It is beginning. It is beginning outside the ‘system’. Entrepreneurial outsiders like Michael Seres (@mjseres), Denise Stephens (@enabledby) and the like are shifting the terms of the debate in terms of innovation – inventing stuff alongside patients and service users that really change lives. Folk who are cleverer than me and au fait with the online world are taking apps and wearables and putting control of data and organisations in the hands of users. And of course user-led disability organisations have been arguing for decades around power and who controls the agenda.
Now we need ‘inreach’ – we need to be like an octopus and reach into the systems and the organisational structures and change them. Ironically, the citadels of power are desperate to change. Healthcare professionals are beginning to reach out to work with us – can see that we can reframe problems, bring different solutions, change dynamics, etc. (See ‘The seven things that patients bring‘). But at the same time, many higher up in the hierarchies are shit scared of giving up power and money.
Power doesn’t necessarily mean bossing people about. It doesn’t have to mean wealding a whip. But it does mean, as one canny service user said last week, ‘putting my nose into every part of the business’. It does mean being present when people are deciding on where to put hospitals, where to divert money to, where and how staff will be utilised, how to plan for the next five years. It does mean asking questions at the heart of healthcare and taking part in the art of decision making.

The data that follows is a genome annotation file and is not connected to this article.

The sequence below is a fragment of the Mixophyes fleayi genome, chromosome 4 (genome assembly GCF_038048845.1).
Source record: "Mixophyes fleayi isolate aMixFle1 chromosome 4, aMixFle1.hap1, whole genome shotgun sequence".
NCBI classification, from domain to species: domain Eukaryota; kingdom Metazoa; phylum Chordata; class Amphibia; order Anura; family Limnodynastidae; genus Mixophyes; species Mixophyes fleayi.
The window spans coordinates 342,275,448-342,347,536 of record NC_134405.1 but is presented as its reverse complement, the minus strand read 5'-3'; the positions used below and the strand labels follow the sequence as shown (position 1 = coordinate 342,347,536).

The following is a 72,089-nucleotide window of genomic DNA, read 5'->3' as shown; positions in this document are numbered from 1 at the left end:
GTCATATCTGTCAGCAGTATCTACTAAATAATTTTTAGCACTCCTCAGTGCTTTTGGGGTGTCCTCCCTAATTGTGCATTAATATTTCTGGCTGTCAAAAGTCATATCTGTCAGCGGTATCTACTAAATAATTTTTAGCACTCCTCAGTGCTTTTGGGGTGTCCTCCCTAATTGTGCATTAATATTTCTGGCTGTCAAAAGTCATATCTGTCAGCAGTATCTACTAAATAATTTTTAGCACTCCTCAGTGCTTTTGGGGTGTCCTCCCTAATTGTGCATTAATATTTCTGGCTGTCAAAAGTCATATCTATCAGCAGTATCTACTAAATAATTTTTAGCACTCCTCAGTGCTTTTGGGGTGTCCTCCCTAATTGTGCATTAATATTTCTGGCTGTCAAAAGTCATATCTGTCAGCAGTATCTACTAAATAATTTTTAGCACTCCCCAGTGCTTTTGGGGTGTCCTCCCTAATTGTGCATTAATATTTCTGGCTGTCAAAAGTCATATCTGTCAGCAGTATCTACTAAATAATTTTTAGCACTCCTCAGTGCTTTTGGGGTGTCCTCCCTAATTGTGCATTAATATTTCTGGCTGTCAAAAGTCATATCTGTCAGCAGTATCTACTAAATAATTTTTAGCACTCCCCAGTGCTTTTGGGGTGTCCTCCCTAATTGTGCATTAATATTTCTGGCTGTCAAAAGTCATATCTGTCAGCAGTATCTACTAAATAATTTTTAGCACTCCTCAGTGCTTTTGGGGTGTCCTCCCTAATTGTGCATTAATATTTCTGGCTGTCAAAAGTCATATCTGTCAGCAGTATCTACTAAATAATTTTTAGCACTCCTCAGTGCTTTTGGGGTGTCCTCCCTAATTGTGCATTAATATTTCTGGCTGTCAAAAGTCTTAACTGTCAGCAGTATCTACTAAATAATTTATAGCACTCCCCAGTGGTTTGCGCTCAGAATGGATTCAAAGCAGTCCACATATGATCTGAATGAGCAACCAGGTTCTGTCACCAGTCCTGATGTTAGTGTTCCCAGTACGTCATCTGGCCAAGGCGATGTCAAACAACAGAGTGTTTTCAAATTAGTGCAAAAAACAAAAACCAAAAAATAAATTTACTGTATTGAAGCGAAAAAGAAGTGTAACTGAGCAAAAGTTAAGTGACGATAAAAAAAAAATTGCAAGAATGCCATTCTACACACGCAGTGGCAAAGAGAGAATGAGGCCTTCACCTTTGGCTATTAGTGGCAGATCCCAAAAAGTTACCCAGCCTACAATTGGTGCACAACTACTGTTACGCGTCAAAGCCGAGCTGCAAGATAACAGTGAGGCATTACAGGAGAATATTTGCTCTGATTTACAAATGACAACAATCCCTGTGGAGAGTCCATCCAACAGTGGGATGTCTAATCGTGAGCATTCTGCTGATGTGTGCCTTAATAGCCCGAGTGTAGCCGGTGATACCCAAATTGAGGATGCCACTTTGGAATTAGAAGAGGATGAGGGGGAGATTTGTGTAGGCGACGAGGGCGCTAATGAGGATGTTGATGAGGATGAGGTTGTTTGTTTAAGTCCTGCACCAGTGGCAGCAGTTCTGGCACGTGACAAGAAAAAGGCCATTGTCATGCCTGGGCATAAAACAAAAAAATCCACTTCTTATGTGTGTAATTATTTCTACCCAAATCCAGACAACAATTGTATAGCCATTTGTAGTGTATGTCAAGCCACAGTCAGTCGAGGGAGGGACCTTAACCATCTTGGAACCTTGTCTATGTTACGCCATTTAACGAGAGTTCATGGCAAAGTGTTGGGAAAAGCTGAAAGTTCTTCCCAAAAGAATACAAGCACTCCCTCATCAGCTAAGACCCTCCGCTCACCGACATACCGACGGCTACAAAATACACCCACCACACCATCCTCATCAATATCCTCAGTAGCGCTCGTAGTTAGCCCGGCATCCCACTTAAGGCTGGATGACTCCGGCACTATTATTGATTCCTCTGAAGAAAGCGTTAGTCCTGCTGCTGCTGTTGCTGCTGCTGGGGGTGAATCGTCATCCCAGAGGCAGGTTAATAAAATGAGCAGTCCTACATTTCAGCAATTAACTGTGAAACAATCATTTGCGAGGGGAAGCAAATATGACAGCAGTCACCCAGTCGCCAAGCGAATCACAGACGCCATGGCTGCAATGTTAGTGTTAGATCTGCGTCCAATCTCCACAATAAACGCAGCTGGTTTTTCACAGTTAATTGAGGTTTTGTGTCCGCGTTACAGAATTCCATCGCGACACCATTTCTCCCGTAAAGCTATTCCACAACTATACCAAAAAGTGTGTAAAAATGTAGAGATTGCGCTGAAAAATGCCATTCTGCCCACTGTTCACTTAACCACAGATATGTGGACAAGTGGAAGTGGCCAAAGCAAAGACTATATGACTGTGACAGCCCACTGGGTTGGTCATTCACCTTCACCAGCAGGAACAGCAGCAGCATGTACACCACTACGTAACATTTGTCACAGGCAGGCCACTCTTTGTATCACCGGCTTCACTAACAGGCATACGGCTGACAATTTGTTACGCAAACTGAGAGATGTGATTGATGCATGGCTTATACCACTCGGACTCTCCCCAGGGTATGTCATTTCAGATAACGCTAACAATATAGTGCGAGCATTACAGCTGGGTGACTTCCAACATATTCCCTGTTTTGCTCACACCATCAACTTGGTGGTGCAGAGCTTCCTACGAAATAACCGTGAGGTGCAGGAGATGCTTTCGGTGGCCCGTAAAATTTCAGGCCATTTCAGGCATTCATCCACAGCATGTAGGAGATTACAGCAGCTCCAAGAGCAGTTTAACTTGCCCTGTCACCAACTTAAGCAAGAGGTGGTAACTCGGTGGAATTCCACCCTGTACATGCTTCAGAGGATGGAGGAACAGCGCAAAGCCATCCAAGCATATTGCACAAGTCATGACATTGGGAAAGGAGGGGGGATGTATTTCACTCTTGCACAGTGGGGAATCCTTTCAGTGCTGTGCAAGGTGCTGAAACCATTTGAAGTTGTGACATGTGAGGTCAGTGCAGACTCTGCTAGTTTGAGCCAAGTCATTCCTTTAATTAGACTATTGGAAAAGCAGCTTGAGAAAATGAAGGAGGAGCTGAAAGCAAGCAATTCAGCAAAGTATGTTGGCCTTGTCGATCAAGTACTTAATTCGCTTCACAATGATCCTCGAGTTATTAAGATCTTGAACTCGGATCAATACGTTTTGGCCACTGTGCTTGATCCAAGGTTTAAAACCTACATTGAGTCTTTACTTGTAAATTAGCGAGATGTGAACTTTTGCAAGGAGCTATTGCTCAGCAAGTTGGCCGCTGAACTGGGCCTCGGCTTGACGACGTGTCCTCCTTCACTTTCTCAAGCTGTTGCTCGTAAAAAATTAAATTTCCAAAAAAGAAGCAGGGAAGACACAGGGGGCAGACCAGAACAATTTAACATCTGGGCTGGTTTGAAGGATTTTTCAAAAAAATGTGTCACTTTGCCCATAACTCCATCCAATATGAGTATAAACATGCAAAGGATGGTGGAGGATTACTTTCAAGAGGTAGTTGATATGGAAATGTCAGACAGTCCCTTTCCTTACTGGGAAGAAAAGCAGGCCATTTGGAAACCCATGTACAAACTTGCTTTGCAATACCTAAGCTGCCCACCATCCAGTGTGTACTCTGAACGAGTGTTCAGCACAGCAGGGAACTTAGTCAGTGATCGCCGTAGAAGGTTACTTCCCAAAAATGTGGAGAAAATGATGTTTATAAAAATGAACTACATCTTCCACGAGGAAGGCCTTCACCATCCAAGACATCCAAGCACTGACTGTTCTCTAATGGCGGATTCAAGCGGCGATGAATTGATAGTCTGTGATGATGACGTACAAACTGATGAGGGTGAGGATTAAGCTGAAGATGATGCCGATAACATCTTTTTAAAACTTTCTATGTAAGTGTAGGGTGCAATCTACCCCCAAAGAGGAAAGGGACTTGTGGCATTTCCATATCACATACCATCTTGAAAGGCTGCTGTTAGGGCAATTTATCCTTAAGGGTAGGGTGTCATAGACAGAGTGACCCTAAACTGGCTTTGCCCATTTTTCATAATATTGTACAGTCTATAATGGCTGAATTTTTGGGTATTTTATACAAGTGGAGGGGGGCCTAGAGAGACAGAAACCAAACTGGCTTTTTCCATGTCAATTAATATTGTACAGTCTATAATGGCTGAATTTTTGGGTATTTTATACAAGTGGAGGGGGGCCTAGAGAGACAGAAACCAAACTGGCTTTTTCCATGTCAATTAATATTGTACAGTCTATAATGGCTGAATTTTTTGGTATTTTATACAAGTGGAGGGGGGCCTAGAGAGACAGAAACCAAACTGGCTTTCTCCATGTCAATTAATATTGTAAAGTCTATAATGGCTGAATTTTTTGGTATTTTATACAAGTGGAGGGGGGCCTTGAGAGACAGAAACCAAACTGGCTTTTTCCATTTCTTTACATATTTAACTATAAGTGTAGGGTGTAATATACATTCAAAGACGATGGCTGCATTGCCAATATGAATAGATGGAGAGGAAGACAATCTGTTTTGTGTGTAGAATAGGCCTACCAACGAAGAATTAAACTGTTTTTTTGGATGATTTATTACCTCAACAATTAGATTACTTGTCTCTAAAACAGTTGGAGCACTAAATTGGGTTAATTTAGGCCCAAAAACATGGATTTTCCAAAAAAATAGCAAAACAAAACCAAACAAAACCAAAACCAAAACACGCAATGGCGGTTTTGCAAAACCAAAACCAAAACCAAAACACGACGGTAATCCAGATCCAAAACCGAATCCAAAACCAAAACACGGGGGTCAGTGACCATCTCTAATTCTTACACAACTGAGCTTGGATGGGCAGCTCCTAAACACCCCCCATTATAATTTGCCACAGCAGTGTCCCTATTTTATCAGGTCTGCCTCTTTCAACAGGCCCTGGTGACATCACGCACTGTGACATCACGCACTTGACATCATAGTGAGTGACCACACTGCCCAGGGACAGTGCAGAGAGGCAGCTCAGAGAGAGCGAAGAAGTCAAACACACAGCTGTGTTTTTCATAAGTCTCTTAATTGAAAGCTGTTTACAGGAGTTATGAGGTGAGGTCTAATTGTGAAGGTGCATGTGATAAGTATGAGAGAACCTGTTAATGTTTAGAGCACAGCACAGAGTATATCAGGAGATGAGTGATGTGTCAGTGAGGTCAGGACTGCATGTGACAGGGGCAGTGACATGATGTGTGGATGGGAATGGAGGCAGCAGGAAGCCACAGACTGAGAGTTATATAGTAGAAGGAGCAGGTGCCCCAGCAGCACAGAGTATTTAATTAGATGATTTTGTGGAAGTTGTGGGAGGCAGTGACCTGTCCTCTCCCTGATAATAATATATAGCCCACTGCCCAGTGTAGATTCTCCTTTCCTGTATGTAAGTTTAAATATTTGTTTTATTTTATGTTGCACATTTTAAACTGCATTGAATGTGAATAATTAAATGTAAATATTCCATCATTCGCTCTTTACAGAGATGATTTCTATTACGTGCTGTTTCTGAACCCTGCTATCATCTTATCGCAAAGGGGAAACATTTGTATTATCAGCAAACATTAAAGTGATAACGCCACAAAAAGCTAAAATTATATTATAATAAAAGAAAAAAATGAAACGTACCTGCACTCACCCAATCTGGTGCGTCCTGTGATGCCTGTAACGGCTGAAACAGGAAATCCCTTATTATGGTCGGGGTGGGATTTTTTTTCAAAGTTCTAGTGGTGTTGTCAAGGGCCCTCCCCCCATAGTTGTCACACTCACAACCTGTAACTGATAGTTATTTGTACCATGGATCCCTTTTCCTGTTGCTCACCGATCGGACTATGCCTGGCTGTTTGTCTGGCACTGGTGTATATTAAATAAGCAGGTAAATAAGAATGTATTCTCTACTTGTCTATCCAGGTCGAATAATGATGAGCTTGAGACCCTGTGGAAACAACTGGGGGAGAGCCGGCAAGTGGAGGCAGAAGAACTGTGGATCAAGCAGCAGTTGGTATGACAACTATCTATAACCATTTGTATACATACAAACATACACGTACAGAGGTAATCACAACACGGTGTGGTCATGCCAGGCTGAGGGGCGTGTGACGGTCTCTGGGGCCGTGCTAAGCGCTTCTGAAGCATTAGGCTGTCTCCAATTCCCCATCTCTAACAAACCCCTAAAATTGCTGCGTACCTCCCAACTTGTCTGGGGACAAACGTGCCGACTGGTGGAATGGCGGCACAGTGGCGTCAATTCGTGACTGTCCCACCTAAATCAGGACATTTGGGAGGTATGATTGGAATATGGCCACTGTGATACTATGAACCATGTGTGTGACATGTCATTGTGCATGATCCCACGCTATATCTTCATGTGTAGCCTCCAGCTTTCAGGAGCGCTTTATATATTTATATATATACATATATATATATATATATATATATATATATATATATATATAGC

Yes we need to model the sorts of behaviours we expect from others. But, real leadership can only come with a shift in power and influence at the top of health care organisations – as well as the middle and everywhere else.
You have to equalise power distribution, as well as model that equality once you get there. You have to re-balance the scale by adding a little weight to one side.
We can’t shift to prevention agendas, peer-support, better involvement of the voluntary sector (code words like ‘upstream’ and ‘devolving’ abound) without shifting the money. Shifting money might (or might not?) mean fewer healthcare professionals and (definitely) more people who know about patients’ and lives in their communities. Sorry, it’s not always a zero sum game.
And, yes there will be losers. Let’s get real and have those difficult conversations in the open. The STPs would have been a good place to start, but it’s too late for real engagement there. They are a disaster waiting to happen because all conversations so far have been in secret.
More than desirable
One or two Patient Directors in one or two organisations aren’t enough. Nor is a commitment to co-production. We could start by making it ‘desirable’ or even ‘essential’ on staff person specifications that applicants should have ‘experience of being affected by life changing illness, injury or disability (IID)’. And interviews should ask how they plan to bring that expertise and insight into their role. At least half of all jobs in NHS organisations should go to people who primarily identify themselves as people with a LTC or IID.
We need patient-led journals, patient-led think tanks, patient-led conferences, seminars and events, local and national patient and carer networks and access to, and real investment in patient leadership training. And if the system won’t fund us to do it, or we don’t get permission, we should find ways to do it ourselves.
Yes, it’s hard. Yes, we want our work to be ‘embedded’, but often ‘embedded’ comes to mean plagiarism, co-option and neutering. Isn’t it time to take control of our own agenda, as the feminists have?
We don’t need permission. The heterogenous and fragmented individualism that has come to be the hallmark of a divided movement, could be our strength. We are everywhere, working in diverse ways. But we have to step up and talk properly about power.
Here come patients. Los patientistas. Patient-citizens? PaZiens? Who cares. Whatever the words we use, let’s make sure we start talking about power. If not us, who will save the NHS?
©David Gilbert 2016